Following the main team’s arrival on July 6, we started on Monday with sector A to the southwest of Lake Marathon. The heat wave made things rather difficult the first few days, but we acclimatized and proceeded to collecting sector A to completion by Thursday. Pottery finds there were present but not abundant. We confirmed the likely location of the Middle Bronze Age tumulus, but the finds did suggest later habitation in this area as well. On Friday we jumped onto Sector F on the other side of the lake. There, following a storm the preceding day, we were met by the perfect conditions: freshly plowed fields, a rained on/exposed surface, and an area with known archaeology from the Curtius and Kaupert topo map (Karten von Attika). As a result we collected much pottery starting early in and throughout the day. Stone blocks, some of which finely cut, were also identified, recorded and geolocated.
Systems-wise, Sector A with easy access and generally excellent conditions gave us the opportunity to hone our process and the ESRI Collector-Survey123 integration before tackling more difficult terrain near the citadel. While the offline web map and associated survey forms (tracts, transects, architecture, daylog) all worked as expected, we needed to tweak our transect recording process to enable more flexibility in capturing actual field conditions. The pre-made polyline layer where transects were coded was not used much. Instead we opted to navigate the fields using the tracts layer in the web map and use the transects forms directly for data input. Once at home, we synced all data in the cloud, recorded new transects walked daily and inserted these in the GIS manually. We also processed the images taken in the field and stored in the dedicated Google drive associated with our tablets. The architecture form will be improved this week to allow integrated capture of geopoints.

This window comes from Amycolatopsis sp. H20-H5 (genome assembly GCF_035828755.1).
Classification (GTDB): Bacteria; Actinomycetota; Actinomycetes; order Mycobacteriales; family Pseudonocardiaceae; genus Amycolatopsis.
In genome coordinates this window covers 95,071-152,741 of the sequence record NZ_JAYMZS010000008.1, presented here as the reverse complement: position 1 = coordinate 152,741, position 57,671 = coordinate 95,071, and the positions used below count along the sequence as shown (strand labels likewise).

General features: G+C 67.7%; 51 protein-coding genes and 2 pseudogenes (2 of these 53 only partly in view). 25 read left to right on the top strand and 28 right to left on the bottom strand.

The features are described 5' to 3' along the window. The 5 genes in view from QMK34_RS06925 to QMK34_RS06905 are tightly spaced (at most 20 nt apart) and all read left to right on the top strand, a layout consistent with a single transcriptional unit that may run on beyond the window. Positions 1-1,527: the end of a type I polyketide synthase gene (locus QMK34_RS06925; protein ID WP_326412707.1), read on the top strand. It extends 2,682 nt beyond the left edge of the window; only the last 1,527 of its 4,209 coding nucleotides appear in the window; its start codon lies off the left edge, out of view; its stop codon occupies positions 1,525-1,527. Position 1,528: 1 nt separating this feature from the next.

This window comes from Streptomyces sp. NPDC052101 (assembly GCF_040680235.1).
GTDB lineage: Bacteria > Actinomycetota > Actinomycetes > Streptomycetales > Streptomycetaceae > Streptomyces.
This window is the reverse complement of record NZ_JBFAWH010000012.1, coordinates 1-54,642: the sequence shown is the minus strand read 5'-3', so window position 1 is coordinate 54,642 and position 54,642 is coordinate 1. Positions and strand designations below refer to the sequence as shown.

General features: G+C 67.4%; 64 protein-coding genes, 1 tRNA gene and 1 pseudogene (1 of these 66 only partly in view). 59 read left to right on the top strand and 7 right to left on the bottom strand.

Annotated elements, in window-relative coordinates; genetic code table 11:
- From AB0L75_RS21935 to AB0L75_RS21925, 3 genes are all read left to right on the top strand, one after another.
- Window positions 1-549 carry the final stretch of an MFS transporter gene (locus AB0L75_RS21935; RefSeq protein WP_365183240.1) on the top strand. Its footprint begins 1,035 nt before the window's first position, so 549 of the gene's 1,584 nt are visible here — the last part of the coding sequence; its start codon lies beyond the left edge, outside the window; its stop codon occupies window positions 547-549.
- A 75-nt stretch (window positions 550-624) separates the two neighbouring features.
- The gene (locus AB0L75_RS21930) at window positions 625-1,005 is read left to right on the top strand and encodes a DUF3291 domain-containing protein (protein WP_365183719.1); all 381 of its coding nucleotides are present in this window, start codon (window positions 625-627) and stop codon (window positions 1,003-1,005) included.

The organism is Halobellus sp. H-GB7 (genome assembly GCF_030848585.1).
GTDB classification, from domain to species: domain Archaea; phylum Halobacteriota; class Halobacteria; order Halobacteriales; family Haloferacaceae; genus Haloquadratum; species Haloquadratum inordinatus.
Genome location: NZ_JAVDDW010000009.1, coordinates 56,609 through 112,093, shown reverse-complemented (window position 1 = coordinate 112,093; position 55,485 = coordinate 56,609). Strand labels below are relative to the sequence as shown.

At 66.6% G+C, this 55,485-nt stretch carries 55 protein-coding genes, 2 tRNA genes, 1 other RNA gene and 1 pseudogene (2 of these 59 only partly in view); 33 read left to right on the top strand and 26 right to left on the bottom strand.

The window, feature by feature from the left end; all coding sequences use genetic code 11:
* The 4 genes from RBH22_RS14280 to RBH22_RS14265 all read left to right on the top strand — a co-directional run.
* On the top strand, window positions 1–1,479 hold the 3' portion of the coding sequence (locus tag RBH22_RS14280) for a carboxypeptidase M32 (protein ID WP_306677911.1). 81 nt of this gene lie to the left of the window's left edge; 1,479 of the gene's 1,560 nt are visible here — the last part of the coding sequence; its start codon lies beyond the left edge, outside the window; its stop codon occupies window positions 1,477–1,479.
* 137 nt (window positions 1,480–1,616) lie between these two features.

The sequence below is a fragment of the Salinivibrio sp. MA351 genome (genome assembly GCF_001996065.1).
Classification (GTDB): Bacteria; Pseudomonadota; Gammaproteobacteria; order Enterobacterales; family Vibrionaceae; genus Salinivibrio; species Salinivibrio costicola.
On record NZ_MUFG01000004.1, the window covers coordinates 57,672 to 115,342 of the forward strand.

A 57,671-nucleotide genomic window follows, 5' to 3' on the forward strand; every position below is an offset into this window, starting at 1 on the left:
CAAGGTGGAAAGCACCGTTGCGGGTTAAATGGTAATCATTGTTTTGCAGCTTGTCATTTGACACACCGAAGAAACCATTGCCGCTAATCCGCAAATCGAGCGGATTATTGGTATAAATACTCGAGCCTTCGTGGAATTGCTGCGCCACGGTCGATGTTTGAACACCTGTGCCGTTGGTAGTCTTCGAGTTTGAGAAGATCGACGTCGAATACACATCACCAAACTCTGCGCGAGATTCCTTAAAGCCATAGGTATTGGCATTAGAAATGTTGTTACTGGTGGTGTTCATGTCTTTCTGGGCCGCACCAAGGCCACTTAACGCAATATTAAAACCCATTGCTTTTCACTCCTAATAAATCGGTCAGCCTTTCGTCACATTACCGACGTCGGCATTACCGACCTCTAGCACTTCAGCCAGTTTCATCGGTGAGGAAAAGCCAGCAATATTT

Tania Yangaki skyped in on Thursday to give a brief intro on Byzantine pottery and, after returning from the field on Friday, Kalliopi Sarri (with Soren Dietz) popped in at the museum to say hello and to give students a similar intro to earlier prehistoric (Neolithic-MBA) ceramics. Of course, we would be remiss to not spend some time at Oropos where we had a lovely dinner on the beach at dusk. Overall a very productive week.